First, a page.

We walked into each dive shop or tour guide place asking where we could get the permits needed to take our own boat out to the island. No one could give us an answer. They did however fill us in on what they offered, and that for $75.00 a person we could go snorkeling. Yea no.
Finally I got a straight answer, kinda. A local man told us, I don’t know where you can find this said permit, but you can hire an independent guide, which will most likely screw you over. Or you can just go out there, no one is going to fine you or throw you in jail. The locals out there will try to tell you to leave, but they have no authority. And the ranger on the island apparently is lazy and doesn’t really want to get in his boat to come tell you to leave…. So it was up to us if we wanted to go try it out.
We found a place to grab some lunch, with perfect timing too, as we sat down the sky opened up and it down poured during our whole lunch. As soon as we finished, it stopped. We grabbed some ice cream and a little food at the market and made our way back to the boat stopping to buy some little trinkets here and there.
The next morning we set off to check out Isla Cano, on our way there though a huge squall swallowed the island and made it disappear. From where we were we could only see the blackness of heavy rain and the lighting. Fun fact: Isla Cano is known to be the most hit spot for lighting in all of Costa Rica. Jon and I looked at each other, and said are we really sailing our giant lighting rod aka our boat into a lighting storm at the island that is hit with more strikes than anywhere else in the whole country…. Are we STUPID!? We told our family sorry and turned north. We were heading back towards Quepos, as they only had 6 more days aboard.
We almost out ran the squall but as we neared Uvita it caught up to us and I was left at the helm in the pouring rain as the rest of the family stayed dry. Chirs came out to keep me company for a little then tapped Jon in. The rain let up just in time for us to see the entrance thought the reefs to our anchorage. The guide book warns us that this anchorage can look scary during big swell and at low tide. We were experiencing both those things. The large swell would hit the exposed reef and make it look like white death as we made our way in. It almost seemed like we were in a movie, it made me want to yell ” YOU CALL THIS A STORM!” But I thought better of it, as I did not want the conditions to get any worse.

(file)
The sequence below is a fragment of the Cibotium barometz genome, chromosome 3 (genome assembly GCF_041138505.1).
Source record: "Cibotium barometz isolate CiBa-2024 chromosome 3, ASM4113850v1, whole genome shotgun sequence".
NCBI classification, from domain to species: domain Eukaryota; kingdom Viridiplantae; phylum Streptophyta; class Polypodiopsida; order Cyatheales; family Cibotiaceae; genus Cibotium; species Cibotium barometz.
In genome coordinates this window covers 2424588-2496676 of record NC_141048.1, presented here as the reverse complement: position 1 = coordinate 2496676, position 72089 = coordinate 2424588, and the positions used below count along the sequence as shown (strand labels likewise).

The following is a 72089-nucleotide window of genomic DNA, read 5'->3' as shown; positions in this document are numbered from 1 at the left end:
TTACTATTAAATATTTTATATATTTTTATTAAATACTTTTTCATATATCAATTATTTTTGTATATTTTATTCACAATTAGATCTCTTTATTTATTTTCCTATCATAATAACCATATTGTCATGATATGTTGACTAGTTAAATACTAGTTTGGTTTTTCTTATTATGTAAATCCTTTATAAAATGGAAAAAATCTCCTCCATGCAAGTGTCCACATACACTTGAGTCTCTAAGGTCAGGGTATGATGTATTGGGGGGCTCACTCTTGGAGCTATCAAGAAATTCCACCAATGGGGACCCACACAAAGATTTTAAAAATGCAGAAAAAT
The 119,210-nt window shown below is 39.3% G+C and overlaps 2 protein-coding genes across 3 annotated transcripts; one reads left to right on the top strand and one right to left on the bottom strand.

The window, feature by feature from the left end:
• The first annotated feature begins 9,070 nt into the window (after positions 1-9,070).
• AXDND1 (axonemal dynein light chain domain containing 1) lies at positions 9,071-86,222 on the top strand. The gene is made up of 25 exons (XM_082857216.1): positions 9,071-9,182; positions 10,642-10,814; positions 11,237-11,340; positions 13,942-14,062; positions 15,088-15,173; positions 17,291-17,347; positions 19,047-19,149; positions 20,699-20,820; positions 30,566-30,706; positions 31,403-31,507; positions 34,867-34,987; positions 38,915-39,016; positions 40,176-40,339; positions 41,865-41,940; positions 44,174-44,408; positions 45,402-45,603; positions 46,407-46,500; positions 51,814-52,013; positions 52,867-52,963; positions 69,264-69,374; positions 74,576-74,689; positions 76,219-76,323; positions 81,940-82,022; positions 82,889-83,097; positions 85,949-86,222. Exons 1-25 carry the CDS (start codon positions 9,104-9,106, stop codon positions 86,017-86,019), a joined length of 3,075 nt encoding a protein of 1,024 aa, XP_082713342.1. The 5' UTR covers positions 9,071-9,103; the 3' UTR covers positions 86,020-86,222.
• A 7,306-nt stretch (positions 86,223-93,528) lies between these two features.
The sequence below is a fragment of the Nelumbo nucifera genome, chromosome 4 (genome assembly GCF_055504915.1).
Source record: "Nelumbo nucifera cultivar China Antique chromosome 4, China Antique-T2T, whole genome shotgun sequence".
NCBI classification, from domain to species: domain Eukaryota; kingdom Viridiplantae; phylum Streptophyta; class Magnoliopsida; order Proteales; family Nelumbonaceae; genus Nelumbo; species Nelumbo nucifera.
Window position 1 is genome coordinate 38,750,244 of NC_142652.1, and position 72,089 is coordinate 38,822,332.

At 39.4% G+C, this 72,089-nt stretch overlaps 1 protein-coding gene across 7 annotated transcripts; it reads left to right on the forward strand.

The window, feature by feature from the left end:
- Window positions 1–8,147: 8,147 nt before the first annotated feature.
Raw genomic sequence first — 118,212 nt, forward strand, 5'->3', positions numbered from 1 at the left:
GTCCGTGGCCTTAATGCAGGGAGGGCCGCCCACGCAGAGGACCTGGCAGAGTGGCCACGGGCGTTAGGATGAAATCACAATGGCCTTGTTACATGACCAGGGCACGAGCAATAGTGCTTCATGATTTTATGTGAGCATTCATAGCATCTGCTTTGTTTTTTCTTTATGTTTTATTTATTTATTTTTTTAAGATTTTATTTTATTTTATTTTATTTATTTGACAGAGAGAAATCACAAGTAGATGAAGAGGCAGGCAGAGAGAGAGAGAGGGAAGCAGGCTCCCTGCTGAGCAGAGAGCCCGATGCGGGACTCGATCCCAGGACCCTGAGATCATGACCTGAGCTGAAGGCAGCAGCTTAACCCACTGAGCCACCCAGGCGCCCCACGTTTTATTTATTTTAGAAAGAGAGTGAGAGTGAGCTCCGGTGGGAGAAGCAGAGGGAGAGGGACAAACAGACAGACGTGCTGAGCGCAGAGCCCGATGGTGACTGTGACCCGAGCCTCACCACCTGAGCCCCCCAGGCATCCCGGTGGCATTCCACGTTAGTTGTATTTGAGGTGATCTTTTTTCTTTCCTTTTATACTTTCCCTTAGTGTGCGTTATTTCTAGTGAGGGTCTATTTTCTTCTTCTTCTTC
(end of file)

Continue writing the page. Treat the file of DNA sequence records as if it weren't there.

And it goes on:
Well we made it to the spot they say is an anchorage, which is tucked in behind the reef and near the point. It was low tided and bumpy, and to put they cherry on top, the guide says that during high tide it can get rough in there as the swell can pass over the reef. So it was only going to get worse. We should have gotten off the boat and checked out the beach during the low tide, there were areas that looked “land-able” with the dinghy. But it was still slightly raining and well it was gloomy out. The beach was not very inviting, all we wanted to do was drink hot chocolate, play games or watch a movie. And that’s what we did.
Oh I forgot to mention, that after we visited the pack in Manuel, I got sick. I was useless! While the family was in swimsuits trying to stay cool, I was bundled up with flannel jackets and a beanie. Lucky for me the fever only last a few hours before it broke, and I was only out of it for 3 days. It never turned into a full blow flu, but I did have a cough for over a week.
The next morning July 1st we were all a little short. The tide came up in the middle of the night, and the guide book was not kidding, that this spot can get a bit bouncy at high tide. None of us got a lot of sleep, well I did but only because I took a bunch of cold medicine. The day looked promising, and we really want to explore this area. The beach looked beautiful! But the surf landing did not look “easy” we were a few hours away from high tide once again and the rocking and rolling was enough to drive anyone mad. We tried to tough it out till low tide so we could go to shore. We realized that if we waited till low tide, then we would also be stuck there for another night, and none of us wanted to do that. As we were waiting for the tide to quite rising the conditions just kept getting worse, so we all said let’s get the hell out of here.